Thursday, February 2nd, 2023
Thursday, February 2nd, 2023

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Sportsmen Since 1967

Summer road-tripping to the Badlands and Black Hills of South Dakota

As mentioned in my last blog, it’s summer vacation season, so my family of six cruised to southwestern South Dakota for a few days over the Fourth of July holiday weekend. I’m still surprised when I meet Minnesotans who’ve never visited the region with its incredible topography, flora and fauna, monuments, and rich history. From the southwest Twin Cities suburbs, I can make the Badlands of South Dakota in 71/2 hours, an easy day’s drive.
The vacation highlight was one evening in Badlands National Park when a buffalo herd crossed the road around us, then swept down into a vast valley. Cows and calves bellowed and mewed, and several huge bulls, mastodon-like in their scale and dominance, lagged behind the herd, occasionally stopping for dust baths. As they meandered away in the distance, we snapped photographs like crazy.
“Dad, I saw six new animals!” my youngest son said as we drove away that evening.
Indeed, the Badlands of South Dakota offer a glimpse into a whole new ecosystem just a day’s drive from the Twin Cities. What were the species that young Jameson Drieslein proudly added to his critter lifelist following a short drive and hike through the Badlands that Thursday evening? Rocky Mountain bighorn sheep, white pelican, prairie dog, buffalo, burrowing owl, and golden eagle.  The golden eagle, by the way, was beyond huge – like straight out of Middle Earth.
We took several hikes in the Badlands and Black Hills National Forest  and – during arguably the busiest weekend of the year – saw no one else on the trails. OK, one group of millennials was trailside and heading out when we arrived back at the parking lot, but no others. En route home, my sons told me that hiking among the formations of the Badlands was their highlight of the trip.
The author’s sons and daughter wait for dinner among the impressive artwork of Wall Drug in western South Dakota.Tim Lesmeister has written before how a growing percentage of citizens in this country is scared of the out-of-doors. Ticks, snakes, hypothermia, plague (in prairie dog country), dangerous weather… the list of hazards from land managers and the media goes on, so maybe it’s not surprising so few people are willing to brave even relatively tame elements anymore.
Walking through some tall grass to photograph bison in the valley below, a fellow tourist asked, “We wouldn’t go out there. Aren’t you afraid of snakes?”
No, I just watch where I walk. Backyard and Beyond columnist Stan Tekiela tells me he’s seen hundreds of prairie rattlesnakes in the Badlands, so I’ll certainly respect the terrain. But if I listened to every sign or person who told me to beware rattlesnakes, I never would’ve enjoyed hundreds of hikes and hunts in the timber rattler country of western Wisconsin and southeast Minnesota. You know how many snakes I’ve seen in the region over the past 35 years? Two, and one of those was from a car.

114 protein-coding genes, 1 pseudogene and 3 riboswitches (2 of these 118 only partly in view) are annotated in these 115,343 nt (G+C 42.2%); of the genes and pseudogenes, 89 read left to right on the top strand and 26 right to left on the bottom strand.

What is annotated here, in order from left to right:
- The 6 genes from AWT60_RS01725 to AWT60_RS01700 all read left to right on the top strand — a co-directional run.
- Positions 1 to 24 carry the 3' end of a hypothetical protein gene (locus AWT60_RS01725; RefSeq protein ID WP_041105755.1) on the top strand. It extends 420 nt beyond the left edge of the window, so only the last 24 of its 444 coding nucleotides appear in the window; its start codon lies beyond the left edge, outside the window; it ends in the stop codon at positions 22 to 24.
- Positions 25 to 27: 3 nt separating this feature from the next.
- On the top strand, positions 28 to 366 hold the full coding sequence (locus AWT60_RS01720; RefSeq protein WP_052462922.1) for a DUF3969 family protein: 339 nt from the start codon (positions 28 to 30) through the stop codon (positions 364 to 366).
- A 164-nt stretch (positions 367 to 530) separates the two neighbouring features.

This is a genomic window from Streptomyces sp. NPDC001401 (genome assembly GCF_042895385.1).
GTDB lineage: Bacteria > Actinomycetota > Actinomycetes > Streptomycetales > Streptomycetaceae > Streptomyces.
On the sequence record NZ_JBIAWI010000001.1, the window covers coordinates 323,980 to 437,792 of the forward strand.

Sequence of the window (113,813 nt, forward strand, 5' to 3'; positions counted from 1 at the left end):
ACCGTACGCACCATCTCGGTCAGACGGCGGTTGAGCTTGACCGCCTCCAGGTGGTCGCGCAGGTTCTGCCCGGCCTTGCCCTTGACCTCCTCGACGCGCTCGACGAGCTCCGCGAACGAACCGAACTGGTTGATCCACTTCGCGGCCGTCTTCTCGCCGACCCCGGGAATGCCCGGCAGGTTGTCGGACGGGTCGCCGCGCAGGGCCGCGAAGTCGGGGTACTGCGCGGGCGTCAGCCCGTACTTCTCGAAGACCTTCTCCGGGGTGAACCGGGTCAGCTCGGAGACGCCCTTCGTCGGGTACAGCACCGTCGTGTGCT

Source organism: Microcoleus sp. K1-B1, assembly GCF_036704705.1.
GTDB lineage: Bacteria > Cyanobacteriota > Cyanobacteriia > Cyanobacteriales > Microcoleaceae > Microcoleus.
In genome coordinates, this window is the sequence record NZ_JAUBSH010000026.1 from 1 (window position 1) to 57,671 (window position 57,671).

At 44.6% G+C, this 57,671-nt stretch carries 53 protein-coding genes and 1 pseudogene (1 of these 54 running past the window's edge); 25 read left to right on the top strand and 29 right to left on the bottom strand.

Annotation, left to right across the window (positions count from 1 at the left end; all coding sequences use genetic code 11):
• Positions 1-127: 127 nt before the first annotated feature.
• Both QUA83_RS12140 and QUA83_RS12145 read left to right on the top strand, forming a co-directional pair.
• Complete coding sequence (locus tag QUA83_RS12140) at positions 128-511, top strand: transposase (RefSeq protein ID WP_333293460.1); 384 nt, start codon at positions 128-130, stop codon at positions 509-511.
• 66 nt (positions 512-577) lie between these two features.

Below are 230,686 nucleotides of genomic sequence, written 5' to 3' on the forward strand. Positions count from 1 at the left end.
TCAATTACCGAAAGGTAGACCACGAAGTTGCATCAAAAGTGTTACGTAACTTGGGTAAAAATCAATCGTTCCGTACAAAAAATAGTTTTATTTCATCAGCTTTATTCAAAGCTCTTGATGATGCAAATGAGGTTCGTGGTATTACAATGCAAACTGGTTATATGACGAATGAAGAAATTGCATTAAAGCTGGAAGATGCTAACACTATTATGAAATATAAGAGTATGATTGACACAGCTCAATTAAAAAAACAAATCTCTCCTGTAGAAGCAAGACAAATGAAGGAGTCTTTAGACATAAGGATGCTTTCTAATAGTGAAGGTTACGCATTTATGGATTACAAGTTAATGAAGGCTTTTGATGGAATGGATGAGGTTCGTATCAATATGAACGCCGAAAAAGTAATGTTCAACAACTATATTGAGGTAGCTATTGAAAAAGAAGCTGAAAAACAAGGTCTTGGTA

In Yellowstone National Park two years ago, I watched busloads of international tourists buy gallons of pepper spray before tromping around the park’s ever-so-wild-and-dangerous geyser and hot spring boardwalks. Those containers aren’t cheap, and if the Park Service can make a few bucks on them, more power to them. But we’re creating a vision of the outdoors so dangerous that people are afraid to leave parking lots anymore. Long-term, being afraid to step off concrete can’t be good for people or the parks. 
No trip to western South Dakota is complete without a stop (or three) at Wall Drug  Now, anyone who knows Rob Drieslein probably would expect me to hate the classic Western tourist-trap.  With its kitschy knick-knacks, ancient, borderline creepy animatronic singing cowboys, ubiquitous jackalopes, and incessant billboards – not to mention hordes of people – I too would expect Rob Drieslein to hate Wall Drug.
The author believes Americans spend too much time worrying about dangers beyond their backyards. His son, Jameson, isn’t so sure…But I don’t. In fact, I love Wall Drug. My kids have been there several times and don’t understand it’s the drugstore in the South Dakota community of Wall. To them it’s one word, “Walldrug,” a city and destination unto itself.
My parents first brought me to Wall Drug in 1981, and sharing the experience with my kids has been highly gratifying during my parental years. The operation serves a tasty and well-priced buffalo burger, great donuts and carmel rolls in the morning, and I could (and have) spent hours admiring the fantastic Western and American Indian artwork in the restaurant dining rooms. Any family-friendly business that carved out success in the harsh Badlands country garners my respect, plus I like chatting up the international college kids working there during the summers. 
Anyone cruising past on Interstate 90 should swing in for a cup of coffee and a donut, then spend a half-hour admiring the artwork. And if you have little kids with you, make sure the animatronic T-Rex gives them a good scare. It’s a Drieslein family tradition.

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